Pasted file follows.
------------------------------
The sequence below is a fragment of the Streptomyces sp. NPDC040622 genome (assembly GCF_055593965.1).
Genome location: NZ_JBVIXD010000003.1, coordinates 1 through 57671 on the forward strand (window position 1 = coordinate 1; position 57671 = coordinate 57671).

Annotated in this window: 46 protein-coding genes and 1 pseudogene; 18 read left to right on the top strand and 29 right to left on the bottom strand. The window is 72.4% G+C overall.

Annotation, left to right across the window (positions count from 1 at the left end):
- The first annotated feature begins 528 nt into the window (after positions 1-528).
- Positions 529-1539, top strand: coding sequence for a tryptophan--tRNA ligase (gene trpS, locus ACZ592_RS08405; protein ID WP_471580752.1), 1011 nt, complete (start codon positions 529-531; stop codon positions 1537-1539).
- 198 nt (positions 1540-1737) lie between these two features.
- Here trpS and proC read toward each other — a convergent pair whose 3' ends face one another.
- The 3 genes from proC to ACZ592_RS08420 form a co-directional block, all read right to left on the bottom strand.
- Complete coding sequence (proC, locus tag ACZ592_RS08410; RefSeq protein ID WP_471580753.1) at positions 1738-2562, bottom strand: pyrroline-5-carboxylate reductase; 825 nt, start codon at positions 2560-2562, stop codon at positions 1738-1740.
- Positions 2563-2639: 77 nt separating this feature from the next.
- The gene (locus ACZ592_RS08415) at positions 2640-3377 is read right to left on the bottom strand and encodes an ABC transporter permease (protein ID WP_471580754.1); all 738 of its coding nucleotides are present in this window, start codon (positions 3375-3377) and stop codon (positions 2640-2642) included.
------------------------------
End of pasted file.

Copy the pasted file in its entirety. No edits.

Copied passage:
The sequence below is a fragment of the Streptomyces sp. NPDC040622 genome (assembly GCF_055593965.1).
Genome location: NZ_JBVIXD010000003.1, coordinates 1 through 57671 on the forward strand (window position 1 = coordinate 1; position 57671 = coordinate 57671).

Annotated in this window: 46 protein-coding genes and 1 pseudogene; 18 read left to right on the top strand and 29 right to left on the bottom strand. The window is 72.4% G+C overall.

Annotation, left to right across the window (positions count from 1 at the left end):
- The first annotated feature begins 528 nt into the window (after positions 1-528).
- Positions 529-1539, top strand: coding sequence for a tryptophan--tRNA ligase (gene trpS, locus ACZ592_RS08405; protein ID WP_471580752.1), 1011 nt, complete (start codon positions 529-531; stop codon positions 1537-1539).
- 198 nt (positions 1540-1737) lie between these two features.
- Here trpS and proC read toward each other — a convergent pair whose 3' ends face one another.
- The 3 genes from proC to ACZ592_RS08420 form a co-directional block, all read right to left on the bottom strand.
- Complete coding sequence (proC, locus tag ACZ592_RS08410; RefSeq protein ID WP_471580753.1) at positions 1738-2562, bottom strand: pyrroline-5-carboxylate reductase; 825 nt, start codon at positions 2560-2562, stop codon at positions 1738-1740.
- Positions 2563-2639: 77 nt separating this feature from the next.
- The gene (locus ACZ592_RS08415) at positions 2640-3377 is read right to left on the bottom strand and encodes an ABC transporter permease (protein ID WP_471580754.1); all 738 of its coding nucleotides are present in this window, start codon (positions 3375-3377) and stop codon (positions 2640-2642) included.